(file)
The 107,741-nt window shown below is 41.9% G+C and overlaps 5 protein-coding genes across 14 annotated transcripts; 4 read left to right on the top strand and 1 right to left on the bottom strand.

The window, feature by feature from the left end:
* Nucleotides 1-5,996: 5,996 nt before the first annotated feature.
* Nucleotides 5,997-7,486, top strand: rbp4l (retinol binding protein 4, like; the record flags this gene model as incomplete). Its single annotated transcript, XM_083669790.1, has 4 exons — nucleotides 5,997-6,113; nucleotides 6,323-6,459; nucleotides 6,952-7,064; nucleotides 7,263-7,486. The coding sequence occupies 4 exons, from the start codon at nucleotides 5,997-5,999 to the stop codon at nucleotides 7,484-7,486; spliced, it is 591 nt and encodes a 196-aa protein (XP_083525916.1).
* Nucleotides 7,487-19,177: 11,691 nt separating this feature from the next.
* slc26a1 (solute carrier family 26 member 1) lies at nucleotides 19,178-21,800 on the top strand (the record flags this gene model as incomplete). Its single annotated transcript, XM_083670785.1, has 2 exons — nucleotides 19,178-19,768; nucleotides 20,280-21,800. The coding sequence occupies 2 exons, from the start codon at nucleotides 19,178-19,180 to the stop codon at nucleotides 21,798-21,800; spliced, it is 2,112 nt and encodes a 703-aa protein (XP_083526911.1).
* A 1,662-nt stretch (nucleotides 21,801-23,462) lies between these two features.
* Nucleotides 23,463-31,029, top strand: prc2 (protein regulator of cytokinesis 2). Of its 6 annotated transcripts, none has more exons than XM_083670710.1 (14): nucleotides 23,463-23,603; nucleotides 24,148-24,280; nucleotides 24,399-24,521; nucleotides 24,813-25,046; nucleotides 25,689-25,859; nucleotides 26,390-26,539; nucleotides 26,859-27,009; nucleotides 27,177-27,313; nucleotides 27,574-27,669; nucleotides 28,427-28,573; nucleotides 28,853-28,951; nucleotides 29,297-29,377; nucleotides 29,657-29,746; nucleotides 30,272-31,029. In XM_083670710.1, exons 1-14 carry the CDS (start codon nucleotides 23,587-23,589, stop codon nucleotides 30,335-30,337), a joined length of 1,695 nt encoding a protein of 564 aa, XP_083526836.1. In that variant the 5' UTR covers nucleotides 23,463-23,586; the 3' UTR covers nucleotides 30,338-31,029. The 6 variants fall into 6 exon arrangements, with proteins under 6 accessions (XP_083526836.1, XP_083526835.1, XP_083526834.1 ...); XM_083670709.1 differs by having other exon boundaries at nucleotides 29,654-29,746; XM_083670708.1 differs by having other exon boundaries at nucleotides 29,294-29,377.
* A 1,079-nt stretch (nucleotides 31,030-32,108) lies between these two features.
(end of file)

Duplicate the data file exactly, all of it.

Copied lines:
The 107,741-nt window shown below is 41.9% G+C and overlaps 5 protein-coding genes across 14 annotated transcripts; 4 read left to right on the top strand and 1 right to left on the bottom strand.

The window, feature by feature from the left end:
* Nucleotides 1-5,996: 5,996 nt before the first annotated feature.
* Nucleotides 5,997-7,486, top strand: rbp4l (retinol binding protein 4, like; the record flags this gene model as incomplete). Its single annotated transcript, XM_083669790.1, has 4 exons — nucleotides 5,997-6,113; nucleotides 6,323-6,459; nucleotides 6,952-7,064; nucleotides 7,263-7,486. The coding sequence occupies 4 exons, from the start codon at nucleotides 5,997-5,999 to the stop codon at nucleotides 7,484-7,486; spliced, it is 591 nt and encodes a 196-aa protein (XP_083525916.1).
* Nucleotides 7,487-19,177: 11,691 nt separating this feature from the next.
* slc26a1 (solute carrier family 26 member 1) lies at nucleotides 19,178-21,800 on the top strand (the record flags this gene model as incomplete). Its single annotated transcript, XM_083670785.1, has 2 exons — nucleotides 19,178-19,768; nucleotides 20,280-21,800. The coding sequence occupies 2 exons, from the start codon at nucleotides 19,178-19,180 to the stop codon at nucleotides 21,798-21,800; spliced, it is 2,112 nt and encodes a 703-aa protein (XP_083526911.1).
* A 1,662-nt stretch (nucleotides 21,801-23,462) lies between these two features.
* Nucleotides 23,463-31,029, top strand: prc2 (protein regulator of cytokinesis 2). Of its 6 annotated transcripts, none has more exons than XM_083670710.1 (14): nucleotides 23,463-23,603; nucleotides 24,148-24,280; nucleotides 24,399-24,521; nucleotides 24,813-25,046; nucleotides 25,689-25,859; nucleotides 26,390-26,539; nucleotides 26,859-27,009; nucleotides 27,177-27,313; nucleotides 27,574-27,669; nucleotides 28,427-28,573; nucleotides 28,853-28,951; nucleotides 29,297-29,377; nucleotides 29,657-29,746; nucleotides 30,272-31,029. In XM_083670710.1, exons 1-14 carry the CDS (start codon nucleotides 23,587-23,589, stop codon nucleotides 30,335-30,337), a joined length of 1,695 nt encoding a protein of 564 aa, XP_083526836.1. In that variant the 5' UTR covers nucleotides 23,463-23,586; the 3' UTR covers nucleotides 30,338-31,029. The 6 variants fall into 6 exon arrangements, with proteins under 6 accessions (XP_083526836.1, XP_083526835.1, XP_083526834.1 ...); XM_083670709.1 differs by having other exon boundaries at nucleotides 29,654-29,746; XM_083670708.1 differs by having other exon boundaries at nucleotides 29,294-29,377.
* A 1,079-nt stretch (nucleotides 31,030-32,108) lies between these two features.